|Photo of the author, owned by the author|
By Crista Jakacky
BANGOR, ME — Thursday, October 8, 2020
(I also submitted this for another op-ed. Hopefully they'll publish me again.)
A Letter to Gov. Mills, From an Ex-Bartender...
I have never once, that I can remember, regretted voting my party. Until the year 2020, when the pandemic took over the world, and my industry. You might remember me, I recently wrote the op-ed "Death of a Bartender." But you probably don't. I don't think you even notice us.
This spring, the little neighborhood pub I worked for closed for three months. We couldn't afford to be take-out or curbside only, it just wasn't financially possible for us. We reopened in June, and only survived for about a month afterwards. We were permanently closed by the end of July. I have been out of work and proactively job hunting ever since. But, after being a veteran bartender of almost 20 years, I will not get back behind the bar. I will not return to that industry at all.
I was just going over your phase four checklist for restaurants and for the re-opening of bars. I thought your checklists before this were ludicrous, and that I couldn’t possibly be more shocked or offended. But oh, how wrong I was.
I won’t get into the impossible checklists imposed on us as businesses and employees, or the backlash we received on a daily basis from our customers. We tried to remind ourselves every day that they were angry at you, and just taking it out on us. That checklist and that animosity is no longer my problem, thank god. But now, even as a patron, I am subject to your unrealistic and unreasonable tyranny.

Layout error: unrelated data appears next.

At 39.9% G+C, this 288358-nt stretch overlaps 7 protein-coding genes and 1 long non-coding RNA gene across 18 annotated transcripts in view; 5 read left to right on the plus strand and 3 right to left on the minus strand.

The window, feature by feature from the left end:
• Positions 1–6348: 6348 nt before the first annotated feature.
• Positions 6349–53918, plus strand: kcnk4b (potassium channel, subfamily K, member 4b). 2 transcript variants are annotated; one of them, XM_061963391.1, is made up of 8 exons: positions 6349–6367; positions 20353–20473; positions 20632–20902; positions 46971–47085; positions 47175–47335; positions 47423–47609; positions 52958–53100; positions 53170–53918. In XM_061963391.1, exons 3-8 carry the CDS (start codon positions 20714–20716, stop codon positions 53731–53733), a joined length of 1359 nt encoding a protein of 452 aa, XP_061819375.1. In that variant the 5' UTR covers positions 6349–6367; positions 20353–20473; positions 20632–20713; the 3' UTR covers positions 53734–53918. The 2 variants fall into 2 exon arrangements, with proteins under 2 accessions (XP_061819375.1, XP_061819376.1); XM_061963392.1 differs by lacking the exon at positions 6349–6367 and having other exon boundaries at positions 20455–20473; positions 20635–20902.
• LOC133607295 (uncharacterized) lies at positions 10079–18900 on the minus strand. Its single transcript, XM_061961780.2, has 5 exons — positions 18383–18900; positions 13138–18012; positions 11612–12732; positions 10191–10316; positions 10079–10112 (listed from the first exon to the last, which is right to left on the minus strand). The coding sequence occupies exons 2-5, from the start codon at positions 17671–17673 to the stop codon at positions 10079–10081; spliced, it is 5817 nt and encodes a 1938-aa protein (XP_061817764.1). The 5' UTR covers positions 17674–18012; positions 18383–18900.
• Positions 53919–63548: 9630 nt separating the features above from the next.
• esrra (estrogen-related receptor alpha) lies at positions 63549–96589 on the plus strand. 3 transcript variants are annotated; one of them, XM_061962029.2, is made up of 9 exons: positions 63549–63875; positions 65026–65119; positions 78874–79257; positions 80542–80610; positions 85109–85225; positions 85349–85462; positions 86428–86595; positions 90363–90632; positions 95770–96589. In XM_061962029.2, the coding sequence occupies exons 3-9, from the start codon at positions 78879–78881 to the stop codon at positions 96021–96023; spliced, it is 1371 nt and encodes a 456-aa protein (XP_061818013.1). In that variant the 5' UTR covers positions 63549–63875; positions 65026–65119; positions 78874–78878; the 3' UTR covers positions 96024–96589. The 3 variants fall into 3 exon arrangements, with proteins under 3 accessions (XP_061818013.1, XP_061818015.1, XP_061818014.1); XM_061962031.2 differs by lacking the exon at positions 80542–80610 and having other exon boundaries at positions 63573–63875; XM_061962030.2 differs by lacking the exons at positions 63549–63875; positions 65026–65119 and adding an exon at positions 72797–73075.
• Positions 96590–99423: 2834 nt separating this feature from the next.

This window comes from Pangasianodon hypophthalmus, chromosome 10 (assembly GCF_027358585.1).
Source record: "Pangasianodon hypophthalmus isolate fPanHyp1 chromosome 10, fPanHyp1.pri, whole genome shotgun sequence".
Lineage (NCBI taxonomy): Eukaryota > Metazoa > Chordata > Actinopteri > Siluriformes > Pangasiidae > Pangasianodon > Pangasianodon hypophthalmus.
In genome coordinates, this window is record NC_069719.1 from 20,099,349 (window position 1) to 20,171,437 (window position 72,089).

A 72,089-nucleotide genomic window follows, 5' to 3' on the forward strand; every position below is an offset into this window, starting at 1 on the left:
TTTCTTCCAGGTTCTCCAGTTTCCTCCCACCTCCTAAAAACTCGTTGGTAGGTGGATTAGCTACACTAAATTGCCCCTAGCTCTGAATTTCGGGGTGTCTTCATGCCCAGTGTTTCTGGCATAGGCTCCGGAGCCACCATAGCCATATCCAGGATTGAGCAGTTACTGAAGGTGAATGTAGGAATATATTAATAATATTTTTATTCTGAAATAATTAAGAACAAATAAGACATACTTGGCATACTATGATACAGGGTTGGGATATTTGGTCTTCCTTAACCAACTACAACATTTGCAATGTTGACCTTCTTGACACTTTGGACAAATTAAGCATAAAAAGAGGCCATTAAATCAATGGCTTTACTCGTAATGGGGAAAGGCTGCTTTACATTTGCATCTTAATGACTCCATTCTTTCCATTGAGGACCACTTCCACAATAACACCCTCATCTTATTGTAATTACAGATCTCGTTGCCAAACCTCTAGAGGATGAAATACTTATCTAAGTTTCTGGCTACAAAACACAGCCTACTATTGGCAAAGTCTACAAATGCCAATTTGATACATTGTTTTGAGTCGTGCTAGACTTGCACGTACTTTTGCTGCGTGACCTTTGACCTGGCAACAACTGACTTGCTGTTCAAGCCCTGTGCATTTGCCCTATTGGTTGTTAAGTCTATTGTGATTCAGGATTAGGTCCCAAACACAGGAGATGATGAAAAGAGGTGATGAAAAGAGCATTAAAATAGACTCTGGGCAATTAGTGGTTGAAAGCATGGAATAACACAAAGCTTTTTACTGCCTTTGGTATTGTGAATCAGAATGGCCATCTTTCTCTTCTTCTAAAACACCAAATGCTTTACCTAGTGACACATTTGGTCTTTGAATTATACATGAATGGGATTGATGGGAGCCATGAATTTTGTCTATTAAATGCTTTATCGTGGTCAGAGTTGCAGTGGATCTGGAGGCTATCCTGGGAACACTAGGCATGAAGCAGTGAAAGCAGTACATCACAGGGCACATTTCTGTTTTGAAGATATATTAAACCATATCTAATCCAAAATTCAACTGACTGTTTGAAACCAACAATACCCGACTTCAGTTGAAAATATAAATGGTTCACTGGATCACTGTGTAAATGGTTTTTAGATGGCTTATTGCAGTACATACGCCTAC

I may not stand at the bar. I may not stand at my table. I
may not walk around. And forget about dancing! If my friends are there, I may not
socialize with them, because they are not in my original party. I may not enjoy
live music. I may not sing karaoke. I may not have a group larger than eight.
So, I guess I can forget about having birthday dinners out. Or employee dinners.
Or bachelorette parties. Or Friendsgiving.
Or anything fun.
Not only am I an ex-bartender turned patron, I am also a musician. So, in addition to killing my small business and my industry, you’ve also killed my only other source of reliable income and the one thing that has kept me sane throughout this catastrophe. The musical community hangs on by a thread. We are dying, too. A few of us are fortunate enough to continue safely performing at establishments and private parties, but far less often than we are used to. I seriously hope you don’t take that away from us as well.
You’ve already taken just about everything else that makes us whole.